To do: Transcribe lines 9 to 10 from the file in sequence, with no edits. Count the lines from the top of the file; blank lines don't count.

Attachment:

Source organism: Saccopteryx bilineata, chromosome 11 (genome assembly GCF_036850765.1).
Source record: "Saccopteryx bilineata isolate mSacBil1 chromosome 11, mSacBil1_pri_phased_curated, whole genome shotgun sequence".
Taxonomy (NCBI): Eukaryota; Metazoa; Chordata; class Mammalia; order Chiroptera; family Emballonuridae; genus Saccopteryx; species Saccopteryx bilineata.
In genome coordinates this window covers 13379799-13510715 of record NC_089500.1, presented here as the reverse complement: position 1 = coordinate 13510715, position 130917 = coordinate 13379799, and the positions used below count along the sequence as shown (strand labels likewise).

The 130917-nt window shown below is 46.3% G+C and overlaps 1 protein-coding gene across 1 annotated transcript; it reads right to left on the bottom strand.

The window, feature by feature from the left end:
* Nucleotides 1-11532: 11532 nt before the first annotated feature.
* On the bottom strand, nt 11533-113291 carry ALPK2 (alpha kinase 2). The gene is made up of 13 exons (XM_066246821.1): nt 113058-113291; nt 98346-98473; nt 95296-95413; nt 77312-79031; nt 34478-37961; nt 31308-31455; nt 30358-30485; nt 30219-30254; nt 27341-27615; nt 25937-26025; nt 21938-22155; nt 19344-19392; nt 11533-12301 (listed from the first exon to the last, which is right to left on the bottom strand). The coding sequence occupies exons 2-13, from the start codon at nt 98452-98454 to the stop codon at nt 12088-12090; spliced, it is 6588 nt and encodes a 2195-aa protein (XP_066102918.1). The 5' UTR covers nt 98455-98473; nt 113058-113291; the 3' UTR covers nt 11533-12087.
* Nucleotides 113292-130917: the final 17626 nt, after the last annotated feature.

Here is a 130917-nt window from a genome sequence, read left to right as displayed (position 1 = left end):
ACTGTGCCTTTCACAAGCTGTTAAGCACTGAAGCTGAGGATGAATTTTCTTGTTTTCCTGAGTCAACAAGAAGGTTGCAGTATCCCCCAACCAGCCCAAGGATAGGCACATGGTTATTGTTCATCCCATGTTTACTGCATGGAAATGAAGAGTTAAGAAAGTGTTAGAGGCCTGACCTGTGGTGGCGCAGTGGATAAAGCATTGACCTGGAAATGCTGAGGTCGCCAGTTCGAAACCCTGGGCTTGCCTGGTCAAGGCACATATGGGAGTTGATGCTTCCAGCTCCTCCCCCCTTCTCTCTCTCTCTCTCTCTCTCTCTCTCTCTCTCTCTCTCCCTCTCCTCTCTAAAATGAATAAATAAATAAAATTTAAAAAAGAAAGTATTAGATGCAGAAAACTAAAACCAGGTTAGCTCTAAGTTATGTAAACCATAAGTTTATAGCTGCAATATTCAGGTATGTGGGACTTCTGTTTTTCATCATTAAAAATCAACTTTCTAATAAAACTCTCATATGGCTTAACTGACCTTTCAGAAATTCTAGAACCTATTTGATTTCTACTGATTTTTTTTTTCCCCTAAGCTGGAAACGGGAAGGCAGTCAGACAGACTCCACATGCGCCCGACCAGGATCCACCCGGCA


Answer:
* Nucleotides 113292-130917: the final 17626 nt, after the last annotated feature.

Here is a 130917-nt window from a genome sequence, read left to right as displayed (position 1 = left end):